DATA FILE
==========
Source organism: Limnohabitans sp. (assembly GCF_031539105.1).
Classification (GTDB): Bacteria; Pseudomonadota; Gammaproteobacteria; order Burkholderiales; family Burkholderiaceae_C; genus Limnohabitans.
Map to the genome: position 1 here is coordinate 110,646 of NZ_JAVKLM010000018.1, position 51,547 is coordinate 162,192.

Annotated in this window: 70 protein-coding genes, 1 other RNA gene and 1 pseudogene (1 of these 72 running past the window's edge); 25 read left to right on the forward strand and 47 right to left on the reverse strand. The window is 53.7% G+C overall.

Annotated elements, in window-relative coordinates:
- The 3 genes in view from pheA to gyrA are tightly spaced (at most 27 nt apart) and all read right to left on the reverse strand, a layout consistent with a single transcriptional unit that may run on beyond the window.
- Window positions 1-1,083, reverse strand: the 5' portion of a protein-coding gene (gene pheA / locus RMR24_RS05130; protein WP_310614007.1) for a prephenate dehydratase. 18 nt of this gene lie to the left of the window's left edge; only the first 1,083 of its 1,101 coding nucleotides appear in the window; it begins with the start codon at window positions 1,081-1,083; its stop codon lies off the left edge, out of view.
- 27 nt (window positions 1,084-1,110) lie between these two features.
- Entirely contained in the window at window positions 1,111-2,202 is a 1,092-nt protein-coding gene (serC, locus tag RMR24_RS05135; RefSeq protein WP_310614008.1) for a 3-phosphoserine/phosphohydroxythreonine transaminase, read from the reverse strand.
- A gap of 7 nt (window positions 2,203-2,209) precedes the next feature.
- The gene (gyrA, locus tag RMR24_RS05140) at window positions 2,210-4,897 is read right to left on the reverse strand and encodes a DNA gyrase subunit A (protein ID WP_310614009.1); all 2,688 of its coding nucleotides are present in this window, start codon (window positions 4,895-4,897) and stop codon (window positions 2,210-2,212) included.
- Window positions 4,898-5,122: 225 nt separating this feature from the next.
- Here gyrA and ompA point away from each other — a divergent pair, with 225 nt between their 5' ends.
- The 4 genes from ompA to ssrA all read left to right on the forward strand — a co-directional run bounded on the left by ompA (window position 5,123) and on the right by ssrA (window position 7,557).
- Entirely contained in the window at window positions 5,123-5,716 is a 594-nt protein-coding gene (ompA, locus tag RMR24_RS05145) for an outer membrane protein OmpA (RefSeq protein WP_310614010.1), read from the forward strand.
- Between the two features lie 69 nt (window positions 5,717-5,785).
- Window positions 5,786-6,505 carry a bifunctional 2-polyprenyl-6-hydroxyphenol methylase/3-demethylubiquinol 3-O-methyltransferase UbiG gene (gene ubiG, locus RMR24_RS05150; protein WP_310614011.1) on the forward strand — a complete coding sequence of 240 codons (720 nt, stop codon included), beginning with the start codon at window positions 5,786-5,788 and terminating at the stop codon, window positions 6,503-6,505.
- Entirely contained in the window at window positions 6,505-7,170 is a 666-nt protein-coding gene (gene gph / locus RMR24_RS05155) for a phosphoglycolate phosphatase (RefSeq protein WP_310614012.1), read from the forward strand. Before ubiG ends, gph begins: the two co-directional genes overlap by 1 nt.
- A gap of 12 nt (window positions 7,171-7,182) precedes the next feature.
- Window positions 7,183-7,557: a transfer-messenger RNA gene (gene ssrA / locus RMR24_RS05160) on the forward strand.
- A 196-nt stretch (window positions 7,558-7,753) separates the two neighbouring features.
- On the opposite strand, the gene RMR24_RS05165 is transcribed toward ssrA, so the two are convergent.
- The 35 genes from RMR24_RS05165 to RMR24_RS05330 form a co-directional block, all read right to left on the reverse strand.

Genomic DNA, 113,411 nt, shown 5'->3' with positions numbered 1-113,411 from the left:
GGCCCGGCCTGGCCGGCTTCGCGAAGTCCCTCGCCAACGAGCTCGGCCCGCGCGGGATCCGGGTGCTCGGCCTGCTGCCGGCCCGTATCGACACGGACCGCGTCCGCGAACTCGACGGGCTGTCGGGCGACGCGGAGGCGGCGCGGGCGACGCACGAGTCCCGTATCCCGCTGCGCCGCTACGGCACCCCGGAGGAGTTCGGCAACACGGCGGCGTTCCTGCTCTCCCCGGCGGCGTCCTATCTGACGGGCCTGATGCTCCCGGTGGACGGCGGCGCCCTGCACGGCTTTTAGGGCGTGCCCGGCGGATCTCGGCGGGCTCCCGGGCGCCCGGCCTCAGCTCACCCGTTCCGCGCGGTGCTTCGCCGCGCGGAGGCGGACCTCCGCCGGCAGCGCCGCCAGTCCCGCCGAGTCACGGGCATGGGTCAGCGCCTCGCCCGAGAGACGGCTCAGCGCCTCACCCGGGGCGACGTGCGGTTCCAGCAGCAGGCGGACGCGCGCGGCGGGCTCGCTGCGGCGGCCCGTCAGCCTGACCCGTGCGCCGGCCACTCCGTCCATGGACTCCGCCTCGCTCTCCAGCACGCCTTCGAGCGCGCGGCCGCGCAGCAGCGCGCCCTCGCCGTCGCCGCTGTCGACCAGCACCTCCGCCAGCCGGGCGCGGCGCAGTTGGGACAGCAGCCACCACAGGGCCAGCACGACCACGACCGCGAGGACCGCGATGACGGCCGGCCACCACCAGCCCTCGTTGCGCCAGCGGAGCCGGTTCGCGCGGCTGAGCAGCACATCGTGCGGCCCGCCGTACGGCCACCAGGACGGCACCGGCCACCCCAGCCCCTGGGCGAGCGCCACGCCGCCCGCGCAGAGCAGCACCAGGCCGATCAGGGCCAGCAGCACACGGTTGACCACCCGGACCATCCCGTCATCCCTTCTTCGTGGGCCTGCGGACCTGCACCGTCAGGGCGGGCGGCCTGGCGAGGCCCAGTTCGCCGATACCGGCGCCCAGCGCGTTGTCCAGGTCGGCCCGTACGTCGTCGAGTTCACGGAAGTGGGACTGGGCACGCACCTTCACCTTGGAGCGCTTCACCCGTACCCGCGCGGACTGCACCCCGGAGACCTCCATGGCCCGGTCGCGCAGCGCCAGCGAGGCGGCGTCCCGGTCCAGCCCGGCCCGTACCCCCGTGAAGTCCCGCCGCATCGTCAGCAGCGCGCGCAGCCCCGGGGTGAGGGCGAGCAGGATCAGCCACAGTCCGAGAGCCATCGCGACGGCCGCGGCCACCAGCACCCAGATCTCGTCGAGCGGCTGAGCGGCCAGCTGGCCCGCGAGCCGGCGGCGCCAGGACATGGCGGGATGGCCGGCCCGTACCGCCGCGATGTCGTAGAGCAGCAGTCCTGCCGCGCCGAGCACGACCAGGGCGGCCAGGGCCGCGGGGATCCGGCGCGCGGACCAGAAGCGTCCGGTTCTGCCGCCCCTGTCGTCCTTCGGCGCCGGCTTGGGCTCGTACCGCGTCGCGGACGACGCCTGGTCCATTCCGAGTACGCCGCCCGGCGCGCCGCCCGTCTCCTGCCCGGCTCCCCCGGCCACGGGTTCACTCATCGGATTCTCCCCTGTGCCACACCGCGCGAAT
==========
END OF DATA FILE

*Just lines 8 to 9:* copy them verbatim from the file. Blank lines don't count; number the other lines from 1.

- 27 nt (window positions 1,084-1,110) lie between these two features.
- Entirely contained in the window at window positions 1,111-2,202 is a 1,092-nt protein-coding gene (serC, locus tag RMR24_RS05135; RefSeq protein WP_310614008.1) for a 3-phosphoserine/phosphohydroxythreonine transaminase, read from the reverse strand.